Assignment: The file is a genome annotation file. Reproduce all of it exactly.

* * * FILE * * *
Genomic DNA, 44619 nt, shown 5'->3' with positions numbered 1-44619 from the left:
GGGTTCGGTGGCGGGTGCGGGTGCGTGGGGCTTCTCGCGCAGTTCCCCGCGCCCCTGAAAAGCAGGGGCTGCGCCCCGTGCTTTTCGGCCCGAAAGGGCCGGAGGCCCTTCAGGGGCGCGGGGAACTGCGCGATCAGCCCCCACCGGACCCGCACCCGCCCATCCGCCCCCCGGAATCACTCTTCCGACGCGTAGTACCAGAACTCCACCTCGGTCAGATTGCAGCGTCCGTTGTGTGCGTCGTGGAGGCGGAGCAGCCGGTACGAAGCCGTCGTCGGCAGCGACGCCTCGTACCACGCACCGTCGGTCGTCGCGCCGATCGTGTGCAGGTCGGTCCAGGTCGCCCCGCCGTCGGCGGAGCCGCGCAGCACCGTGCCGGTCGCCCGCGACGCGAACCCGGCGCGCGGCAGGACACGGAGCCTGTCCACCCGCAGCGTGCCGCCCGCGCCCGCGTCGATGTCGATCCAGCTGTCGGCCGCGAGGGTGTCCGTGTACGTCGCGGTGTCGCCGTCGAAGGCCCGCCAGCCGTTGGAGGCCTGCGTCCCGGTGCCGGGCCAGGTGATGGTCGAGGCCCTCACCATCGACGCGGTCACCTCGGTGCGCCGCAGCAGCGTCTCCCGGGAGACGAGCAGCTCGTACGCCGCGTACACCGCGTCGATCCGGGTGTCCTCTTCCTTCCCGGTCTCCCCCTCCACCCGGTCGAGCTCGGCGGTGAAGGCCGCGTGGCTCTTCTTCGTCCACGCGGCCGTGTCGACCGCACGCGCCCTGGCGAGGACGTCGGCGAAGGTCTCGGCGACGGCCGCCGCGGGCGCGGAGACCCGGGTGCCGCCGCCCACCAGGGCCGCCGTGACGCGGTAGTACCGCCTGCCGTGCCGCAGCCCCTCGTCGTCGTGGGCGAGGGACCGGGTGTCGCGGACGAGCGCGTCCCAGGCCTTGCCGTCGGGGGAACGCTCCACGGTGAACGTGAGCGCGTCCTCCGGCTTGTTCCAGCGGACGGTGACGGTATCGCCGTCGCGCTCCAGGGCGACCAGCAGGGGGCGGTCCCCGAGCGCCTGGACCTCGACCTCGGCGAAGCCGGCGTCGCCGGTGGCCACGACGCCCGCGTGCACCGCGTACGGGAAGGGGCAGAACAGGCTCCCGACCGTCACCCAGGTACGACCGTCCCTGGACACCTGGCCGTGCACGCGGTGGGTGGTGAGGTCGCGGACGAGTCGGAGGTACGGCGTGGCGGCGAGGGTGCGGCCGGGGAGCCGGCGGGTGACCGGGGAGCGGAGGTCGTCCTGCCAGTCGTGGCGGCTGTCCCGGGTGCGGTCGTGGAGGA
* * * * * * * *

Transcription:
Genomic DNA, 44619 nt, shown 5'->3' with positions numbered 1-44619 from the left:
GGGTTCGGTGGCGGGTGCGGGTGCGTGGGGCTTCTCGCGCAGTTCCCCGCGCCCCTGAAAAGCAGGGGCTGCGCCCCGTGCTTTTCGGCCCGAAAGGGCCGGAGGCCCTTCAGGGGCGCGGGGAACTGCGCGATCAGCCCCCACCGGACCCGCACCCGCCCATCCGCCCCCCGGAATCACTCTTCCGACGCGTAGTACCAGAACTCCACCTCGGTCAGATTGCAGCGTCCGTTGTGTGCGTCGTGGAGGCGGAGCAGCCGGTACGAAGCCGTCGTCGGCAGCGACGCCTCGTACCACGCACCGTCGGTCGTCGCGCCGATCGTGTGCAGGTCGGTCCAGGTCGCCCCGCCGTCGGCGGAGCCGCGCAGCACCGTGCCGGTCGCCCGCGACGCGAACCCGGCGCGCGGCAGGACACGGAGCCTGTCCACCCGCAGCGTGCCGCCCGCGCCCGCGTCGATGTCGATCCAGCTGTCGGCCGCGAGGGTGTCCGTGTACGTCGCGGTGTCGCCGTCGAAGGCCCGCCAGCCGTTGGAGGCCTGCGTCCCGGTGCCGGGCCAGGTGATGGTCGAGGCCCTCACCATCGACGCGGTCACCTCGGTGCGCCGCAGCAGCGTCTCCCGGGAGACGAGCAGCTCGTACGCCGCGTACACCGCGTCGATCCGGGTGTCCTCTTCCTTCCCGGTCTCCCCCTCCACCCGGTCGAGCTCGGCGGTGAAGGCCGCGTGGCTCTTCTTCGTCCACGCGGCCGTGTCGACCGCACGCGCCCTGGCGAGGACGTCGGCGAAGGTCTCGGCGACGGCCGCCGCGGGCGCGGAGACCCGGGTGCCGCCGCCCACCAGGGCCGCCGTGACGCGGTAGTACCGCCTGCCGTGCCGCAGCCCCTCGTCGTCGTGGGCGAGGGACCGGGTGTCGCGGACGAGCGCGTCCCAGGCCTTGCCGTCGGGGGAACGCTCCACGGTGAACGTGAGCGCGTCCTCCGGCTTGTTCCAGCGGACGGTGACGGTATCGCCGTCGCGCTCCAGGGCGACCAGCAGGGGGCGGTCCCCGAGCGCCTGGACCTCGACCTCGGCGAAGCCGGCGTCGCCGGTGGCCACGACGCCCGCGTGCACCGCGTACGGGAAGGGGCAGAACAGGCTCCCGACCGTCACCCAGGTACGACCGTCCCTGGACACCTGGCCGTGCACGCGGTGGGTGGTGAGGTCGCGGACGAGTCGGAGGTACGGCGTGGCGGCGAGGGTGCGGCCGGGGAGCCGGCGGGTGACCGGGGAGCGGAGGTCGTCCTGCCAGTCGTGGCGGCTGTCCCGGGTGCGGTCGTGGAGGA